Bean Finneran, 2007, "White Ring," Low fire clay, glaze, acrylic stain, 24'' x 60''
It was Bean Finneran's "Eureka!" moment. As she approached her fiftieth birthday, she took a long look at her past and present. From her roots in avant-garde theater in Boston and San Francisco, she had grown into an entrepreneur with a successful jewelry design business, but now she found herself at a crossroads. Either she could invest all her time and energy into growing the business or she could go back into her studio and make art. She opted for the latter and began painting, albeit without much satisfaction. "I couldn't come up with any kind of personal statement as a painter," she recalls, "so after awhile I decided to start working with clay again. I had never formally studied ceramics but thought I would just bumble my way through."
In her studio--which is sited off a boardwalk at the edge of a salt marsh in Marin County, north of San Francisco--she began rolling up thin sheets and coils and firing them in the kiln, not knowing what she would do with them. As she finished each batch, she placed the cylinders on a pedestal, "but they kept rolling all over the place..." To remedy the problem she started making tiny twists in the next coils. This subtly curvilinear form, organic and pleasing to the eye and hand, resonated with her. As she laid them down on the pedestal, then outside on her deck, they began to pile up, and the negative space between them took on intriguing contours. Soon, what began as a jumble became a composition. "A friend of mine came over and looked at them," she recalls, "and she told me, 'You ought to keep going with that!'"
And she did. In the decade since, beginning with a debut exhibition at Braunstein/Quay Gallery in San Francisco, she evolved her happy accident into site-specific installations of startling complexity and beauty, in Europe, Asia, and the Americas. What started as intimate works of 300 or 400 coils evolved into pieces that reach up to 30 feet long and contain up to 70,000 coils, each of them hand-rolled, -fired, and -painted with acrylics and glazes. Her February show at PDX Contemporary Art in Portland will feature her signature forms, which evoke, but do not replicate, sea creatures, nests, and wreaths. She will also exhibit a series of drawings, never shown before in Portland. Other recent stylistic developments include work made with photographic prints and hand-glazed manufactured bricks.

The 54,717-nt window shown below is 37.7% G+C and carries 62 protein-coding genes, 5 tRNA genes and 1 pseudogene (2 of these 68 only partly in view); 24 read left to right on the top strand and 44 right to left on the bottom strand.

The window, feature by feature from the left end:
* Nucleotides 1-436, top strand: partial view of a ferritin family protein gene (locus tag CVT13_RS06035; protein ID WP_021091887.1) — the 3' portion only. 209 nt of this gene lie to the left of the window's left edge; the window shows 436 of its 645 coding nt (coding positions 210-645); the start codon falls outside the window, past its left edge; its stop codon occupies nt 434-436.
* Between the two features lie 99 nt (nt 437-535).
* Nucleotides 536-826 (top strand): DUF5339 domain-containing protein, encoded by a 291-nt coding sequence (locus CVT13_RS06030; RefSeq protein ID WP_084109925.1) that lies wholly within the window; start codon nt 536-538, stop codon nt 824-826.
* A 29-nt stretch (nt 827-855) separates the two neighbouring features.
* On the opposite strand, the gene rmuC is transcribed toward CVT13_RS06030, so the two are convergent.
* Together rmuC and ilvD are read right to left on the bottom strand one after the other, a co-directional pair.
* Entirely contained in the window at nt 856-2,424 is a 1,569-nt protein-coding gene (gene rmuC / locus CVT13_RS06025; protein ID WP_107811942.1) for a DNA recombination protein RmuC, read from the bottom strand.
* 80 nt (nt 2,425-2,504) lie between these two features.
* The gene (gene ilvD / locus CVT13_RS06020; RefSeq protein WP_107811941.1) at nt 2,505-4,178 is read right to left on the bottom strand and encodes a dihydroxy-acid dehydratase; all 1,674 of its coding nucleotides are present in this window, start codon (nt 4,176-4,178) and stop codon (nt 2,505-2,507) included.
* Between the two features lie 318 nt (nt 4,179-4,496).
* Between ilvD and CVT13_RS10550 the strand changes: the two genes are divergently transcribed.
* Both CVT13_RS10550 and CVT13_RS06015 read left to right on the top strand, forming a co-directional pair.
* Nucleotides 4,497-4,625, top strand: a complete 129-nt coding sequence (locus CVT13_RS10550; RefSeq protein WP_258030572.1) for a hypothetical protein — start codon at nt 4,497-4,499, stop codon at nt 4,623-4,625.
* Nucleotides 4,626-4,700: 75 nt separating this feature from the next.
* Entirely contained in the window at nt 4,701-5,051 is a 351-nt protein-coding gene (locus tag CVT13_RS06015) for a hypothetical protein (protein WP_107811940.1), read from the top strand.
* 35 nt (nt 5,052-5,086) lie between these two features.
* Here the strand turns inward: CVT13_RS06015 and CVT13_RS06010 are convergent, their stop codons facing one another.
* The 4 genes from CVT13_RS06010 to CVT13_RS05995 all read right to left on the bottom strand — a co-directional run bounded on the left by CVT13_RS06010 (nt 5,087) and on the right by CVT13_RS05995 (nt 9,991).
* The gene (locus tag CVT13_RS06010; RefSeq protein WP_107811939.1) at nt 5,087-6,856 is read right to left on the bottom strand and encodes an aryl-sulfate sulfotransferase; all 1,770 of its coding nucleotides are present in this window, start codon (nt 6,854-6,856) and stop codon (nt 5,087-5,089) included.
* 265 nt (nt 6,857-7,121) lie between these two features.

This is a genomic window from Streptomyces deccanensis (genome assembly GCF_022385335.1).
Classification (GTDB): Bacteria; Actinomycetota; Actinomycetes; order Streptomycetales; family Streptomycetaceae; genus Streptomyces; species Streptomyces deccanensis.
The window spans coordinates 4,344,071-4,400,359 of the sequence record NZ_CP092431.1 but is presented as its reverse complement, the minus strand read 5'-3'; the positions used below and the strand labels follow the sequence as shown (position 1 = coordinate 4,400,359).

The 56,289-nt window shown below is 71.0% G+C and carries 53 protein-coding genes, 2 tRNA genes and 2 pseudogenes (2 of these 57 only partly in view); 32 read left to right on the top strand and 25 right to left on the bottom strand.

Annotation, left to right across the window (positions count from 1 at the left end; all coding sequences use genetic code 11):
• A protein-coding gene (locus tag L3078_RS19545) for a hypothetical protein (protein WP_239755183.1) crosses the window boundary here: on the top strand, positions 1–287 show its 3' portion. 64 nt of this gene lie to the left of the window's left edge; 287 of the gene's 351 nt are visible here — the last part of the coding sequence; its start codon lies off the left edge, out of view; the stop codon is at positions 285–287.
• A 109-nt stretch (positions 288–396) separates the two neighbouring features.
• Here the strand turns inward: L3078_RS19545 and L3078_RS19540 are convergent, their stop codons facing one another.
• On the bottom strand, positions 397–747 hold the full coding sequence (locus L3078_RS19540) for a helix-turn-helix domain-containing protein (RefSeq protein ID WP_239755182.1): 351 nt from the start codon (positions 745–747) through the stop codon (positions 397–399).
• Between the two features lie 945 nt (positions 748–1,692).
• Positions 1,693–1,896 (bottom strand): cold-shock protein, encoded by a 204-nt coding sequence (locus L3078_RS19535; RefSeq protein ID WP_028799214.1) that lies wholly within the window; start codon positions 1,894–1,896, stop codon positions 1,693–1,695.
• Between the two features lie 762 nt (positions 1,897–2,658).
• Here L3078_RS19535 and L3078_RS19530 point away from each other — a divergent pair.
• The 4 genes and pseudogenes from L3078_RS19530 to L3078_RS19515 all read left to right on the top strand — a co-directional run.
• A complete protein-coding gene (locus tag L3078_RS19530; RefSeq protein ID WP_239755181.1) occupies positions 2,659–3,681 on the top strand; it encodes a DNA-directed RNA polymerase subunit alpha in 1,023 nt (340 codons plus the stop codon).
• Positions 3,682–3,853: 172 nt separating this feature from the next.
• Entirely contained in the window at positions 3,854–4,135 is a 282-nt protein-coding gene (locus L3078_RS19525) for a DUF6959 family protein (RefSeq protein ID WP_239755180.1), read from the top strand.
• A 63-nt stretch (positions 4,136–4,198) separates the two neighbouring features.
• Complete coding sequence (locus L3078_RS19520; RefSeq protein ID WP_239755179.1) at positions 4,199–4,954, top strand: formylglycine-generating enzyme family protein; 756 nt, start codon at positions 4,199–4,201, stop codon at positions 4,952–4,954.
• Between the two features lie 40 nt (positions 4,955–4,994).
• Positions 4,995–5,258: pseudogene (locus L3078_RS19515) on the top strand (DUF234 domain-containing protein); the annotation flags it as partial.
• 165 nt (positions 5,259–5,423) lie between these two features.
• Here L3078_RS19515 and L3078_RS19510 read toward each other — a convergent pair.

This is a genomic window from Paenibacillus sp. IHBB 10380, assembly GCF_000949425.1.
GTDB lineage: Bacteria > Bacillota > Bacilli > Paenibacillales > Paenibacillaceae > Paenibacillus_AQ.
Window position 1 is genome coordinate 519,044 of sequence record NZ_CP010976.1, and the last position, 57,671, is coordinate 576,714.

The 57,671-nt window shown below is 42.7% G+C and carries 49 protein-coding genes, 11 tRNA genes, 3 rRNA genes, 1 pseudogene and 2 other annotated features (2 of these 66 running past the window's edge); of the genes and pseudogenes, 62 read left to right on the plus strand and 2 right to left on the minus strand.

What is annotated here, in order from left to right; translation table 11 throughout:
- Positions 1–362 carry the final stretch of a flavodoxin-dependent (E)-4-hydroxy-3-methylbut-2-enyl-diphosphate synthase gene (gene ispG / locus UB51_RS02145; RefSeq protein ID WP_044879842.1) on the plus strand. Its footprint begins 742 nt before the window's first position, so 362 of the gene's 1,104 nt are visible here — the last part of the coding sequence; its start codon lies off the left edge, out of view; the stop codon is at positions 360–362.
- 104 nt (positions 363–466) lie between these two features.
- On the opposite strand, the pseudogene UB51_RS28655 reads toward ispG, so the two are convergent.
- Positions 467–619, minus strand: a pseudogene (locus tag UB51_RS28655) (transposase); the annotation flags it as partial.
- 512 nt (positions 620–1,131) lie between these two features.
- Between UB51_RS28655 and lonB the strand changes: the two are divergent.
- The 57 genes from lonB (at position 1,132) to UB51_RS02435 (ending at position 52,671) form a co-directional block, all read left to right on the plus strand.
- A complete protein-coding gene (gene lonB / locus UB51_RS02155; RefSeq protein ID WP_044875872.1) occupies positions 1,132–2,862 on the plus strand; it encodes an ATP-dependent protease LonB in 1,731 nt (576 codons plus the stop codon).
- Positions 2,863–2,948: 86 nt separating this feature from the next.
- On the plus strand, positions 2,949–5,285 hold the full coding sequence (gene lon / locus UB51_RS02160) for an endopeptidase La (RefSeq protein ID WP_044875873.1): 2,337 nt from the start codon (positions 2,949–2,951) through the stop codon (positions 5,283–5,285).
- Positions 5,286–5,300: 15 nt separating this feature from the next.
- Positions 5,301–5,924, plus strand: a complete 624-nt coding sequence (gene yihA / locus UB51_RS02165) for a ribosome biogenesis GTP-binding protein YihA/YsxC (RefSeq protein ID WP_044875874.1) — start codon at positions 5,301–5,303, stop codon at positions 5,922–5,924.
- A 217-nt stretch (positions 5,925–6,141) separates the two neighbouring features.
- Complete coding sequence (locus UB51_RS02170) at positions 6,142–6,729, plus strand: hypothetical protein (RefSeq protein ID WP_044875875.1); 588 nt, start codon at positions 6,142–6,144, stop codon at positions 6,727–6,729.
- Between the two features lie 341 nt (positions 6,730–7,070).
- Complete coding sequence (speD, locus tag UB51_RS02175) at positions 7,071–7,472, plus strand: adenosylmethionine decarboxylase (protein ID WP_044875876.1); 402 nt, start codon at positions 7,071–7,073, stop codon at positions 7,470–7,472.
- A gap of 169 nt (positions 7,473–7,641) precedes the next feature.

Finneran says she finds constructing the intricate works "repetitive and meditative" but not tedious. Still, they do present challenges. For example, the coils are not glued or adhered in any way; they derive their structural integrity solely from gravity and the strength of their interwoven compositions. They can be knocked over, as happened, quite spectacularly, when a child barreled into one during an opening at the Nancy Margolis Gallery in New York. In addition, if the artist doesn't like how a completed piece relates to other pieces in an exhibition space, she has been known to completely disassemble and reassemble the work a foot or two away from its original placement, a process that can add a day or more to installation.
But these challenges and the obsessiveness they demand are part and parcel to Finneran's method. She has resisted suggestions to create permanent sculptures because such permanence would preclude "the absolute possibility of transformation," which she finds essential. To her, the time-intensivity and steady-handed high-wire act of creating and installing these works recalls her years in theater. "Both are about arriving in an empty space and putting something together for a limited period of time," she observes."And in both, you have a sense that you're not totally in control. I think that's a wonderful thing."
Bean Finneran's work can be seen this winter at PDX Contemporary Art in Portland, from February 2-27, 2010.
This article was written for and published in art ltd. magazine